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Going with your gut: the (in)accuracy of forecast revisions in a football score prediction game

Author

Listed:
  • Carl Singleton

    (Department of Economics, University of Reading)

  • J. James Reade

    (Department of Economics, University of Reading)

  • Alasdair Brown

    (School of Economics, University of East Anglia)

Abstract

This paper studies 150 individuals who each chose to forecast the outcome of 380 fixed events, namely all football matches during the 2017/18 season of the English Premier League. The focus is on whether revisions to these forecasts before the matches began improved the likelihood of predicting correct scorelines and results. Against what theory might expect, we show how these revisions tended towards significantly worse forecasting performance, suggesting that individuals should have stuck with their initial judgements, or their `gut instincts'. This result is robust to both differences in the average forecasting ability of individuals and the predictability of matches. We find evidence this is because revisions to the forecast number of goals scored in football matches are generally excessive, especially when these forecasts were increased rather than decreased.

Suggested Citation

  • Carl Singleton & J. James Reade & Alasdair Brown, 2019. "Going with your gut: the (in)accuracy of forecast revisions in a football score prediction game," Economics Discussion Papers em-dp2019-05, Department of Economics, University of Reading.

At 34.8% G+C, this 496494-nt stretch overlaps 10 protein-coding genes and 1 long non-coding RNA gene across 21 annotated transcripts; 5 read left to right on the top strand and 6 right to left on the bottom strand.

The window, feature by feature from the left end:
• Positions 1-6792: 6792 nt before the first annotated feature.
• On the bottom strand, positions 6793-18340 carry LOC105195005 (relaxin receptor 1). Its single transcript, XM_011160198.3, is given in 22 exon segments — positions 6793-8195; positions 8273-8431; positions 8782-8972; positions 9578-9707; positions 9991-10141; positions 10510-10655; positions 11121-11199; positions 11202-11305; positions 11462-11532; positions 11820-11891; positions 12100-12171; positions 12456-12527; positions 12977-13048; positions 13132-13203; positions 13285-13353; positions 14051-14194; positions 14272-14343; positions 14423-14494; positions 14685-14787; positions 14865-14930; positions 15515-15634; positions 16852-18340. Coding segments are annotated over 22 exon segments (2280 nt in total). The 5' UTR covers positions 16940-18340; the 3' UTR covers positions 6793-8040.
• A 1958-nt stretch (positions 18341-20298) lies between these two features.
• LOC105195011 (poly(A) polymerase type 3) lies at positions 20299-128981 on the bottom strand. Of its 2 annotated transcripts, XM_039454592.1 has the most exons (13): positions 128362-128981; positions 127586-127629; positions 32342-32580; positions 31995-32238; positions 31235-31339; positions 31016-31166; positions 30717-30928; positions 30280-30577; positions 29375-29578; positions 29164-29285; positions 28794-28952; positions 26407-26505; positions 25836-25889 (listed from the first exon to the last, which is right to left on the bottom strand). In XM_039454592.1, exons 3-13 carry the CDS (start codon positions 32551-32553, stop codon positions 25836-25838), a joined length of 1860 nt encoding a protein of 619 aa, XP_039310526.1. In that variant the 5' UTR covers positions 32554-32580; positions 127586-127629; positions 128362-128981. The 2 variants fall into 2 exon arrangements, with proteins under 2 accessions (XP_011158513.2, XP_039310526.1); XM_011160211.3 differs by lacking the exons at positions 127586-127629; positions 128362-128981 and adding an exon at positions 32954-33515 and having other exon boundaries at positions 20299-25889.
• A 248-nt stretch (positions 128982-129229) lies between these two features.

• Handle: RePEc:rdg:emxxdp:em-dp2019-05
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    References listed on IDEAS

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    Cited by:

    1. Bar-Eli, Michael & Krumer, Alex & Morgulev, Elia, 2020. "Ask not what economics can do for sports - Ask what sports can do for economics," Journal of Behavioral and Experimental Economics (formerly The Journal of Socio-Economics), Elsevier, vol. 89(C).
    2. Sarah Jewell & J. James Reade & Carl Singleton, 2020. "It's Just Not Cricket: The Uncontested Toss and the Gentleman's Game," Economics Discussion Papers em-dp2020-10, Department of Economics, University of Reading.

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    More about this item

    Keywords

    Judgement revision; Prediction making; Forecasting behaviour; Expectations;
    All these keywords.

    JEL classification:

    • C53 - Mathematical and Quantitative Methods - - Econometric Modeling - - - Forecasting and Prediction Models; Simulation Methods
    • C23 - Mathematical and Quantitative Methods - - Single Equation Models; Single Variables - - - Models with Panel Data; Spatio-temporal Models
    • D84 - Microeconomics - - Information, Knowledge, and Uncertainty - - - Expectations; Speculations
    • Z2 - Other Special Topics - - Sports Economics

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